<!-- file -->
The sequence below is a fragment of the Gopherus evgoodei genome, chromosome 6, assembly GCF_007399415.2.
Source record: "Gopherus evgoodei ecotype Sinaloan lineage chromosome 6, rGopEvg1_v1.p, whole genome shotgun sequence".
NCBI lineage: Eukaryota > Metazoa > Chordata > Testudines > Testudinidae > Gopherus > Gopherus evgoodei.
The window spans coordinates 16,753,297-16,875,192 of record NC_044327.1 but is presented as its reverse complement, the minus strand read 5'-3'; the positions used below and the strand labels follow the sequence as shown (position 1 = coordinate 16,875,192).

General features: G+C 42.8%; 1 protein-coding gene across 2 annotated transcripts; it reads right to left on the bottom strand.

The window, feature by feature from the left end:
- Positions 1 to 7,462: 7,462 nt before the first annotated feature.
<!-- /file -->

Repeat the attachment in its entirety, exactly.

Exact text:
The sequence below is a fragment of the Gopherus evgoodei genome, chromosome 6, assembly GCF_007399415.2.
Source record: "Gopherus evgoodei ecotype Sinaloan lineage chromosome 6, rGopEvg1_v1.p, whole genome shotgun sequence".
NCBI lineage: Eukaryota > Metazoa > Chordata > Testudines > Testudinidae > Gopherus > Gopherus evgoodei.
The window spans coordinates 16,753,297-16,875,192 of record NC_044327.1 but is presented as its reverse complement, the minus strand read 5'-3'; the positions used below and the strand labels follow the sequence as shown (position 1 = coordinate 16,875,192).

General features: G+C 42.8%; 1 protein-coding gene across 2 annotated transcripts; it reads right to left on the bottom strand.

The window, feature by feature from the left end:
- Positions 1 to 7,462: 7,462 nt before the first annotated feature.